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Ben Jones
Ben Jones, UK Lawyer
Category: Employment Law
Satisfied Customers: 50147
Experience:  Qualified Employment Solicitor
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I have been medically signed off from work indefinitely. I

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I have been medically signed off from work indefinitely. I suffer from a mental illness which is categorised as a disability.
I had a mental breakdown in May 2011, and spent 2 months in a private psychiatric hospital followed by 5 months of day care.
I was absent from work for around a year, and when seeking to return to work in 2012, I was offered a small amount to leave in a meeting with the HR manager at the time. I think it was around £25-£30. I refused as I wanted to get back to work.
I started back at work very slowly, a couple of hours a day, a couple of days a week etc.. until I managed around 16 hours a week. During this time, I was supposed to have weekly meetings with my manager and HR department to help support me during this period. Sadly this didn't happen and I was required to attend quite a few Occupational Therapy sessions to discuss my future. It became apparent that during this time, my employer were trying to dismiss me. They tried to say I couldn't do my job, they changed my job description and highlighted all the areas I could no longer do. I requested a permanent reduction in my contractual hours but this was refused. I became very stressed by all of this and ended up back in the hospital with severe depression. I have not worked since.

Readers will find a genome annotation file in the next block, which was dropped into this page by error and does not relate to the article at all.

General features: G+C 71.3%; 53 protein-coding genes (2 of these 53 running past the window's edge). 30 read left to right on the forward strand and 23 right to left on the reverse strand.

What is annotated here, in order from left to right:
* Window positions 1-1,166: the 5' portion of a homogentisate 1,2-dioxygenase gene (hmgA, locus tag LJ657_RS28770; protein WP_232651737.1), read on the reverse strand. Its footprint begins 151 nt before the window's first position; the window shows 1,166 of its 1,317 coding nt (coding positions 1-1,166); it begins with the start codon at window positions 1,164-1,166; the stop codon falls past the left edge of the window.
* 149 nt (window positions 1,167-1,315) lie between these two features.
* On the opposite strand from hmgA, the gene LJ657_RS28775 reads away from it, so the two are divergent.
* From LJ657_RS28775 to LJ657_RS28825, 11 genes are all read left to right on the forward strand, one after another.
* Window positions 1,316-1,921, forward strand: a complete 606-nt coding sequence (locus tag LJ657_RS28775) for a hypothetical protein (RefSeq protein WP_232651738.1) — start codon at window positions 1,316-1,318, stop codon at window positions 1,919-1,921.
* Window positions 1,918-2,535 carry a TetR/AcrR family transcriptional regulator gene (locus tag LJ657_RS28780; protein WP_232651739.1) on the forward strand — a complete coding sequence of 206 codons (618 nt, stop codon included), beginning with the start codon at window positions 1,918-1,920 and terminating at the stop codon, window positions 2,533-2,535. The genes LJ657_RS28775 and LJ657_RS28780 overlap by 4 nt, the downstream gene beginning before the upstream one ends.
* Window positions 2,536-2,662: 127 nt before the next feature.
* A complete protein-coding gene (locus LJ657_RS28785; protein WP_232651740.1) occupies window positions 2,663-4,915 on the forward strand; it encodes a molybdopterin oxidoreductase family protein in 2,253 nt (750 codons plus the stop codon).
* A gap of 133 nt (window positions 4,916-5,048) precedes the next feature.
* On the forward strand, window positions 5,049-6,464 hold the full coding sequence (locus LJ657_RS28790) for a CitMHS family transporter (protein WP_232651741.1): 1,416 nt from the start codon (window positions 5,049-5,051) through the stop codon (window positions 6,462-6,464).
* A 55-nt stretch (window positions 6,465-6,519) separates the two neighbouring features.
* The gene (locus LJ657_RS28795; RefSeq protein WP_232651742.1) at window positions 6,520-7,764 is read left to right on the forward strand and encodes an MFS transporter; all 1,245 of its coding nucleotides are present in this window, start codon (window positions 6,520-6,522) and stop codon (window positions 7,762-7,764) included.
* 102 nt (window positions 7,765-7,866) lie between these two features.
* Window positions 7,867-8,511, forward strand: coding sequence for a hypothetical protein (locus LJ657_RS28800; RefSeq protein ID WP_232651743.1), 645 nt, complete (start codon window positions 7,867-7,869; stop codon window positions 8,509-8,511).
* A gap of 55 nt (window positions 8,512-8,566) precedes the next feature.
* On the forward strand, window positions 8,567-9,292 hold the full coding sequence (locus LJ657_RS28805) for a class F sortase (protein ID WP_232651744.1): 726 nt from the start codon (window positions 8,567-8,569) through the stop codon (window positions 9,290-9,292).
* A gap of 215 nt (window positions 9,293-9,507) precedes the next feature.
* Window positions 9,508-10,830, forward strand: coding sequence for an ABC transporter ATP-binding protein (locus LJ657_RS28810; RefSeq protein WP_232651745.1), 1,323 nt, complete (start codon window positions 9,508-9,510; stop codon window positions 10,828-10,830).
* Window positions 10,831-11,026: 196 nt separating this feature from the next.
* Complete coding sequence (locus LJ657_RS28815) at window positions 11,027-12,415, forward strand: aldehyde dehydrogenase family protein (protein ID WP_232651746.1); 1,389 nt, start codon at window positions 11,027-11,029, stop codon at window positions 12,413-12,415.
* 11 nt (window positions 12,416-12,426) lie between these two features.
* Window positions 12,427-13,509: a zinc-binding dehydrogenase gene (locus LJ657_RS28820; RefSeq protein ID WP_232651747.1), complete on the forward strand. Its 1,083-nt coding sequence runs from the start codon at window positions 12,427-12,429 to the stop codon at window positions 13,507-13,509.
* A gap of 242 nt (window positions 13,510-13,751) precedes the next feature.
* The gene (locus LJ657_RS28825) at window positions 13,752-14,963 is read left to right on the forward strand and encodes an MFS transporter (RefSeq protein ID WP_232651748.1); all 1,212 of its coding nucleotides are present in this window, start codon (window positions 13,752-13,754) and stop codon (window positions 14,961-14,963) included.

My employer pay me 2/3rds of my salary through an insurance company policy for salary protection if a person is on long term sick leave. Since 2012, I have received my monthly salary and have to under go a medical assessment every year.
I do not have any correspondence with my company, I receive my salary slip, P60, pension statements. I do not have an allocated person in HR or my department to contact. This has been the situation for the past 4 years.
It is very unlikely that I will ever be well enough to return to work, although that had been my intention as I am a single mother with 2 children to support.
I would like some advice about what option would be available to me to leave the company with a settlement, either a retirement on medical grounds or a payout to leave. The company had treated me very badly and I think because of this they have no contact with me at all. I am now 49, I live in a rented house, I receive housing benefit, Employment Support Allowance (Contributory) and have large amounts of debt.